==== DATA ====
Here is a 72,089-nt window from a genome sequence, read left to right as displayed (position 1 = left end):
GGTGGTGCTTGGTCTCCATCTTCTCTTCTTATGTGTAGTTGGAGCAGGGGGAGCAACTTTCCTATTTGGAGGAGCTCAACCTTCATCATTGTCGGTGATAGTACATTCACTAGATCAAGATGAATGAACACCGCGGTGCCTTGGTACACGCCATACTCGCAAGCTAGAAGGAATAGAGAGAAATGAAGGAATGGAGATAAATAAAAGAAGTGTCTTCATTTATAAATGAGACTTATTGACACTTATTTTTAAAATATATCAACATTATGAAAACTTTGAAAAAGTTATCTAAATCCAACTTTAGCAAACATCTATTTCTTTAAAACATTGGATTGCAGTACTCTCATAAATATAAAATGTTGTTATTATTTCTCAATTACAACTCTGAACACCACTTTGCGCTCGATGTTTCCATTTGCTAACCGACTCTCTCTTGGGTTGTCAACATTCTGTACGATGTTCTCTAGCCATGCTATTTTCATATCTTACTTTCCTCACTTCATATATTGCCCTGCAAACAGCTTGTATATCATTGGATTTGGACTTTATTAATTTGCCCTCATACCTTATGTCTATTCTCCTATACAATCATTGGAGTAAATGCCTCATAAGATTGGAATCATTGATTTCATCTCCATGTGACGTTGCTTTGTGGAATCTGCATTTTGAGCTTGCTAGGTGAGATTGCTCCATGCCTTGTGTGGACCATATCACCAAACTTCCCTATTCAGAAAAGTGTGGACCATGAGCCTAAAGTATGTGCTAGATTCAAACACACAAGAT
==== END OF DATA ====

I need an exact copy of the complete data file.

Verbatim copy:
Here is a 72,089-nt window from a genome sequence, read left to right as displayed (position 1 = left end):
GGTGGTGCTTGGTCTCCATCTTCTCTTCTTATGTGTAGTTGGAGCAGGGGGAGCAACTTTCCTATTTGGAGGAGCTCAACCTTCATCATTGTCGGTGATAGTACATTCACTAGATCAAGATGAATGAACACCGCGGTGCCTTGGTACACGCCATACTCGCAAGCTAGAAGGAATAGAGAGAAATGAAGGAATGGAGATAAATAAAAGAAGTGTCTTCATTTATAAATGAGACTTATTGACACTTATTTTTAAAATATATCAACATTATGAAAACTTTGAAAAAGTTATCTAAATCCAACTTTAGCAAACATCTATTTCTTTAAAACATTGGATTGCAGTACTCTCATAAATATAAAATGTTGTTATTATTTCTCAATTACAACTCTGAACACCACTTTGCGCTCGATGTTTCCATTTGCTAACCGACTCTCTCTTGGGTTGTCAACATTCTGTACGATGTTCTCTAGCCATGCTATTTTCATATCTTACTTTCCTCACTTCATATATTGCCCTGCAAACAGCTTGTATATCATTGGATTTGGACTTTATTAATTTGCCCTCATACCTTATGTCTATTCTCCTATACAATCATTGGAGTAAATGCCTCATAAGATTGGAATCATTGATTTCATCTCCATGTGACGTTGCTTTGTGGAATCTGCATTTTGAGCTTGCTAGGTGAGATTGCTCCATGCCTTGTGTGGACCATATCACCAAACTTCCCTATTCAGAAAAGTGTGGACCATGAGCCTAAAGTATGTGCTAGATTCAAACACACAAGAT